The court proposed a rate of 49.5 cents per $100 valuation, two cents below last year’s rate of 51.7 cents per $100. However, despite the lower rate, the county is expecting to see an additional $2 million in tax revenue—nearly a 12 percent increase over last year’s budget—due to higher property valuations.
Washington County Chief Appraiser Willy Dilworth said the increase was mostly due to higher mineral values, which he said are valued for the county at $287 million. He estimated the new minerals should lead to an extra $1.3 million in tax revenue, which is included in the overall $2 million previously mentioned.
New construction and taxable value amounted to $66 million, and is expected to yield an additional $327,000. Meanwhile, increases from revaluation of the existing tax base total $150 million, or 5.2 percent more, with taxes estimated at $345,000.
Numbers from Dilworth showed the average home value in the county jumped from $184,000 to just under $200,000, an 8.48 percent increase. Dilworth said the average homestead’s taxes will go up $36.70, or 3.85 percent. He noted that 4,149 of the 8,299 homesteads valued are frozen.
Commissioner Kirk Hanath said there is a “shell game” being played by state politicians that try to vilify appraisers and local governments. He added that constituents seem to be getting completely different messages from local governments and state legislature. He said the finger-pointing needs to stop, and the problems need to be fixed. Dilworth said the county is not blaming the state or any entity, but merely applying the state’s rules and doing what the state wants the county to do.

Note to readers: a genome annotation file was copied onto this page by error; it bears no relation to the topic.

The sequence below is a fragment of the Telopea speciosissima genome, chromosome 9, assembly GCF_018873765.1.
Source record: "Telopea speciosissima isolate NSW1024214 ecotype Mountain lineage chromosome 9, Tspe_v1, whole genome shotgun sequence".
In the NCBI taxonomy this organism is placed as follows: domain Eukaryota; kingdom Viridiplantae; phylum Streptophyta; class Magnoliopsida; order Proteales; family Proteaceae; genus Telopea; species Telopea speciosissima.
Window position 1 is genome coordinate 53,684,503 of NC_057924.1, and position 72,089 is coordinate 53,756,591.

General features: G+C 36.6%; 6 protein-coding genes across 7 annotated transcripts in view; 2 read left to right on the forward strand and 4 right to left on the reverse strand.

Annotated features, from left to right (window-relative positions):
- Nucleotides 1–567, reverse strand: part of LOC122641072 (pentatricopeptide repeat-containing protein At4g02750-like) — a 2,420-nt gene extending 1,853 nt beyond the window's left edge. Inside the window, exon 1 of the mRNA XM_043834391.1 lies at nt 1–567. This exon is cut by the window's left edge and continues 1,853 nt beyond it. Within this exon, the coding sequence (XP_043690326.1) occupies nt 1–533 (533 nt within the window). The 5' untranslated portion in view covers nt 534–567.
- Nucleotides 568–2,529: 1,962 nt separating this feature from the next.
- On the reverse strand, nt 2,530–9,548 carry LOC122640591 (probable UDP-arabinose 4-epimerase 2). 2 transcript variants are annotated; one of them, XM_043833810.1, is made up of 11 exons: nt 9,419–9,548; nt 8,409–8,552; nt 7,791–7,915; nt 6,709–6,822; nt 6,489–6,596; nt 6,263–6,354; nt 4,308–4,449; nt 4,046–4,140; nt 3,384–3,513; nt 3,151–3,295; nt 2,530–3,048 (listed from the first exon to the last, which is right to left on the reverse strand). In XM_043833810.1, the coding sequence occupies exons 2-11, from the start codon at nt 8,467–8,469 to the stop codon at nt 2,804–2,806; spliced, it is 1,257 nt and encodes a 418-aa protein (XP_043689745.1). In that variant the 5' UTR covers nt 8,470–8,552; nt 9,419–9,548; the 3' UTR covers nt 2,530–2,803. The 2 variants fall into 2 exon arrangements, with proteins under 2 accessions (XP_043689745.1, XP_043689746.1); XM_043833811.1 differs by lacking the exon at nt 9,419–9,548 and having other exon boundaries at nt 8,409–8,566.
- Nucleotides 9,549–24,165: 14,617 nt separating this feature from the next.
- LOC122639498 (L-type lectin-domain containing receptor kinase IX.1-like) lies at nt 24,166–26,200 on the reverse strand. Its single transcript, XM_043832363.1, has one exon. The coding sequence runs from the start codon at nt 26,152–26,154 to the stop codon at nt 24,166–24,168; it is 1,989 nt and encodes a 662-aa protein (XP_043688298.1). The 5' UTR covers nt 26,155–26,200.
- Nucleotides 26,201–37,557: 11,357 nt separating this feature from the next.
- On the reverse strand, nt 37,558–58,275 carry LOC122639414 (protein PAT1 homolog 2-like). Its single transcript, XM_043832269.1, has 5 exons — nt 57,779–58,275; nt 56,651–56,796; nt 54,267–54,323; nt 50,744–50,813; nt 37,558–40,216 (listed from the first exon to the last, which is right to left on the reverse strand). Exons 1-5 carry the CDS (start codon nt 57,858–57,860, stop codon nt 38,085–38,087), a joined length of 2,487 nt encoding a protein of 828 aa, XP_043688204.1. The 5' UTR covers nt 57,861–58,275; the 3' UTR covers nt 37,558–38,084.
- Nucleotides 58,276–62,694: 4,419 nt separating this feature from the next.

Public hearings on the new rate are set for September 3rd at 9 a.m. and September 9th at 5:15 p.m., both in the Washington County Courthouse Chambers.
Also in session, commissioners approved an amendment to the county’s economic development agreement with Baker Katz, for its planned shopping center on Highway 290 and Chappell Hill Street.
The amendment says complete construction of the building to be occupied by the first tenant in the project will happen no later than July 1, 2021. The agreement originally called for the first tenant by January 2021. City of Brenham Economic Development Director Susan Cates said the change will allow the developer added flexibility.
The amendment also says the city’s design and construction of Chappell Hill Road widening improvements will now be dependent on the results of a traffic analysis report being performed by the city. Officials are currently planning for the road improvements to take place from the Highway 290 eastbound service road to the southern line of the Baker Katz property.
- Approved a memorandum of understanding between Washington County EMS and the Quality EMS Education to allow their students to do clinicals with the county.
- Approved Bethany Janner to work as an unpaid intern for the AgriLife Extension Office through the Brenham High School co-op program for the 2019-20 school year.
- Heard reports from the Sheriff’s Office, EMS, E-911, Information Technology Department, and Veterans Service Officer.
- Approved a resolution and interlocal agreement between the county and the Texas Department of Motor Vehicles for automated registration and title system equipment. This agreement replaces the county’s previous contract with the Texas Department of Transportation.
- Approved a subdivision variance request for a land division fronting Kamas Road, located in Precinct Two.